Enter the 51…

 
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Opening the plane was a joy.
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I had waited to set up the oak fence based on the actual dimensions of the tool on the board and I advise anyone else to do the same. Put the plane on the shooting board, stick a piece of printer paper between the plane and fence, then mark, drill and screw the fence down. I waxed the track and fence with minwax furniture wax and it was ready to go.
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A few points:

  • Hone the blade before you start. LN planes come with “sharp” blades but they really require a couple of strokes on your finest stone and strop to bring them up to speed, especially for shooting.
  • Check your board for square in practice, not just with a square. Shoot the end of a board with known parallel sides. Flip it over and register it against the sole of the plane to check for square. Adjust fence if necessary using tapered cuts.
  • The LN plane is 15″ long. This is the primary reason I made my shooting board 15″ front to back. I don’t understand why you would make it any shorter.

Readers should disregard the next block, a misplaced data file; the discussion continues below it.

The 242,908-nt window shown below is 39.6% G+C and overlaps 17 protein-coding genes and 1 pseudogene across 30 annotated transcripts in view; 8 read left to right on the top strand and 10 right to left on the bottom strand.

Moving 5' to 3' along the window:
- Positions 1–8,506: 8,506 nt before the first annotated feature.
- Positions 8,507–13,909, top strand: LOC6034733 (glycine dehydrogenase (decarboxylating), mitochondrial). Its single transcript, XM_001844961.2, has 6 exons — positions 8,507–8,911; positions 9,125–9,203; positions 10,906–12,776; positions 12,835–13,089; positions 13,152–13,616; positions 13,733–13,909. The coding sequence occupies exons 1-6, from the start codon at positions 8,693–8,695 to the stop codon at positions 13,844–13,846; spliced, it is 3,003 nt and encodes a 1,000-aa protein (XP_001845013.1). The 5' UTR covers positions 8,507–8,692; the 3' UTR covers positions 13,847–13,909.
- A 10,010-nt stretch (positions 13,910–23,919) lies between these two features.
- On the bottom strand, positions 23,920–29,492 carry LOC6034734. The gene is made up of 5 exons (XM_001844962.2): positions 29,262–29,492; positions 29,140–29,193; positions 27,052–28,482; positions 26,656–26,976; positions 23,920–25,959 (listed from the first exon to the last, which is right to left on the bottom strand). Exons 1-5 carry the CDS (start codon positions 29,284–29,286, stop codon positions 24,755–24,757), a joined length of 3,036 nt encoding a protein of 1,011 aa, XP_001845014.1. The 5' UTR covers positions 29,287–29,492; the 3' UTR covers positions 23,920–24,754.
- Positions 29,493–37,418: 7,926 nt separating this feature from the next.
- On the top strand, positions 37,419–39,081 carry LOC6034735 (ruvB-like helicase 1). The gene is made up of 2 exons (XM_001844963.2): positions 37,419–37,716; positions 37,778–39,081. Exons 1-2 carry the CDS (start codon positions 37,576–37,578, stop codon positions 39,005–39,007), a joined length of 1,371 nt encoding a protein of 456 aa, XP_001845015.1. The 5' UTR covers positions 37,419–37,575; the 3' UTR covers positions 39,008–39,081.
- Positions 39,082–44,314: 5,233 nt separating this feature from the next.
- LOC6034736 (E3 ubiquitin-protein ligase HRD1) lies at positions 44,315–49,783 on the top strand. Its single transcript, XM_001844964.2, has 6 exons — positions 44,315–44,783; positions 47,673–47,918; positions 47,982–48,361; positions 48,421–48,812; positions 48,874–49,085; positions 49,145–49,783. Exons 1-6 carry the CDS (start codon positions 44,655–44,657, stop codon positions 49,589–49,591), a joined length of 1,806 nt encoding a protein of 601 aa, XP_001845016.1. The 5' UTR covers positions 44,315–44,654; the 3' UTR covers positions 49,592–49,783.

• Keep it oiled. Keep it tuned. Keep it sharp
  • On that last point, keep your left thumb clear of the blade in use.
  • Enjoy

 

 

 

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5 thoughts on “The brand is not (always) important

  1. Awesome series, Jim. I’m still using my No. 6 as a mostly dedicated shooting plane, but fell in love with the Lie-Nielsen No. 51 at the last few shows in Cincinnati. Even my dad, who is a die-hard power tool guy (but is slowly becoming more hand-tool oriented) had to admit how precise and expertly made the tool was. It sounds like it a worthy investment.

    Liked by 1 person

    1. It’s a superb tool. Honestly, if they sold them for $450 they’d probably sell a ton more because $500 just feels prohibitive. I finally purchased this with what little inheritance I received from my dad’s passing as a way of remembering him while doing something I love.

      Like

  2. Our young apprentice Thomas has upped his game with this Packing box! What a great presentation, I was leaning towards the LN version. Thank you for the review, and all of the great information you provide in this blog. I’m never disappointed nor bored with your prose, always encouraged and motivated to carry on. Enjoy the shavings and memories this tool will bring you…

    Liked by 1 person

  3. I’ve struggled with my setup as well. I use a low angle jack from Veritas on a homemade shooting board similar to yours. I purchased one of those tracks from Lee Valley intended for use with their shooting plane but unfortunately it doesn’t accommodate the LA Jack. I’m sure I’ll eventually upgrade but for now this makes me want to slap down a piece of wood as a fence for the right side of the plane. If I do it, I’ll let you know how it goes.

    Liked by 2 people